Kansas Snapshots by Gloria Freeland - December 6, 2019
84 shades of whiteNow that I'm retired, I thought it was time to work on a project husband Art and I have talked about for ages - painting our bedroom. So last Friday, daughter Mariya accompanied me to Home Depot to help me pick paint colors.
Much of today's Western culture is based on the liberal belief in the freedom of choice. By making our own decisions, in line with our individual preferences, we expect to increase well-being and happiness. This is supported by the economic market, which has adapted to offer a maximum of product variety to cater to every possible consumer preference. Awesome, right?
But psychological research has shown that trying to choose between too many options can be so challenging that consumers shy away
from the process altogether, leading to "analysis paralysis."
Barry Schwartz, author of "The Paradox of Choice: Why More is Less," published in 2004, says:
... there's a point where all of this choice starts to be not only unproductive, but counterproductive - a source of pain, regret, worry about missed opportunities and unrealistically high expectations.
If that sounds crazy, consider a paper in the Journal of Personality and Social Psychology from 2000. Social psychologists Sheena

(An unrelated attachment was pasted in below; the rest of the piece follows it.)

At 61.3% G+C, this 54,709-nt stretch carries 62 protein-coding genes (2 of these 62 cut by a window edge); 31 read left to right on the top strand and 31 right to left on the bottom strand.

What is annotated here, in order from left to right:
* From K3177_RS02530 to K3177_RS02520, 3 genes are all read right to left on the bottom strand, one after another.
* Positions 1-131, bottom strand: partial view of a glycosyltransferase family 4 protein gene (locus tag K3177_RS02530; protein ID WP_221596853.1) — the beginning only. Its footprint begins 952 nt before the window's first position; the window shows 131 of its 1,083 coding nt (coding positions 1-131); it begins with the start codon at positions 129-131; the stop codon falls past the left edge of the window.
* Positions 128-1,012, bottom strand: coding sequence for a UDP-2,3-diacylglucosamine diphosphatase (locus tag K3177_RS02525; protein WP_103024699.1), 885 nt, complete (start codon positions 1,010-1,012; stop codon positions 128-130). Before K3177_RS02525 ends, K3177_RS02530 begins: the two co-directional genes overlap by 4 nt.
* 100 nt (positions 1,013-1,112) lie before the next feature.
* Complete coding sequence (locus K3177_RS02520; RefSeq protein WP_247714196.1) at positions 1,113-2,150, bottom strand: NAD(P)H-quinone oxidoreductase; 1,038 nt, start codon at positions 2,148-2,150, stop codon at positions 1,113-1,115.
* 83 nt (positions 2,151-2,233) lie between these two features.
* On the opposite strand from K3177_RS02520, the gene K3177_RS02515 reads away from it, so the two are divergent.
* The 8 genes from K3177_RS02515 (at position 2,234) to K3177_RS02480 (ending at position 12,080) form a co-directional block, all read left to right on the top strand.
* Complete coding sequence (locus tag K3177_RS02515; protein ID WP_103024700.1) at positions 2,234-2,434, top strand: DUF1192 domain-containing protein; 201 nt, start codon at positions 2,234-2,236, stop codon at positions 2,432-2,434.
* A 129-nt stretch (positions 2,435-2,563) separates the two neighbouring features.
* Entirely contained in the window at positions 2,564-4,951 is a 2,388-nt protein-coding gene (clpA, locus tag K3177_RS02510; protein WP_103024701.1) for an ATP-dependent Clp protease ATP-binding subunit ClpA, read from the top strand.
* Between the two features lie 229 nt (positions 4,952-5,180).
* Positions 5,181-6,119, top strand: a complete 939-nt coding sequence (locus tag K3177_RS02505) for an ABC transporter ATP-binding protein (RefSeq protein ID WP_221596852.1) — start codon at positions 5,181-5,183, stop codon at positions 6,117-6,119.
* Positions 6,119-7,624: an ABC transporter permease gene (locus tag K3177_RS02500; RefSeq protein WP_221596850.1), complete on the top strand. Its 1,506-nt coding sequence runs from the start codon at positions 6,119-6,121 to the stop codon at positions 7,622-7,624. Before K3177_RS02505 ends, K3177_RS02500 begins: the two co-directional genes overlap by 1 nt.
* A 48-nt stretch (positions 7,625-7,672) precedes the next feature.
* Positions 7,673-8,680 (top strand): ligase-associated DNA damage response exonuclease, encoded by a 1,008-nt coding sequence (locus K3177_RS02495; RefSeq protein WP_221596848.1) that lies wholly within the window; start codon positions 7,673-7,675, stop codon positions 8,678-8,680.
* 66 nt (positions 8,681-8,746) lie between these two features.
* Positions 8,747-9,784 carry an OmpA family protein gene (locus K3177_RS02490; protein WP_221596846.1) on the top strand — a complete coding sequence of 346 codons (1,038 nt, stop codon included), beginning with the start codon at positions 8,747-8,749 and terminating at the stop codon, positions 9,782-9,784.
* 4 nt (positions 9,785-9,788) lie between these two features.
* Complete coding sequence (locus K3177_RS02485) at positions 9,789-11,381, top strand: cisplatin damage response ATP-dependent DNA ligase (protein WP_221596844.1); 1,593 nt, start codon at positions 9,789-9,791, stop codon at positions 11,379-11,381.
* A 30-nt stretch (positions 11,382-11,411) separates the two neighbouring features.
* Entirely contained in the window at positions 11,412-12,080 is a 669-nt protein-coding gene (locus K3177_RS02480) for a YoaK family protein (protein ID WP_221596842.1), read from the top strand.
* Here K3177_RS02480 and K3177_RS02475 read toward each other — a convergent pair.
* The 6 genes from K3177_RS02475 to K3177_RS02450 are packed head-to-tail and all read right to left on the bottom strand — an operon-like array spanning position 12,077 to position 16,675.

Iyengar, a management professor at Columbia University Business School, and Mark Lepper, a psychology professor at Stanford
University, discussed an experiment where two groups of shoppers encountered a display of jam. One group had six choices and the
other had 24. Shoppers showed more interest in the larger assortment. But customers were 10 times more likely to make a purchase
if they could only chose among six rather than among 24.
Just think of the pressure that places on a store manager. More choices attract more customers, but those shoppers are more likely to buy something when the choices are fewer! So it wasn't just me dealing with analysis paralysis.
After studying the color swatches I took home, I eventually narrowed my choice of paints down to a few and called to order some sample jars so we could test the paint on our walls. "Would you like those in flat, eggshell, satin or semigloss?" the helpful woman asked.
This painting job may be done by Christmas. And if it is, well maybe it will be Snowfall White outside or perhaps we'll have Melting Icicles that match our wall color. And maybe I could write a column about it. Do they allow computers in the loony bin?
Of course they do: Apples, Lenovos, HPs, Dells, Acers ...
"Art, which do you like?" I asked.
"Either one," he answered. "They're the same!"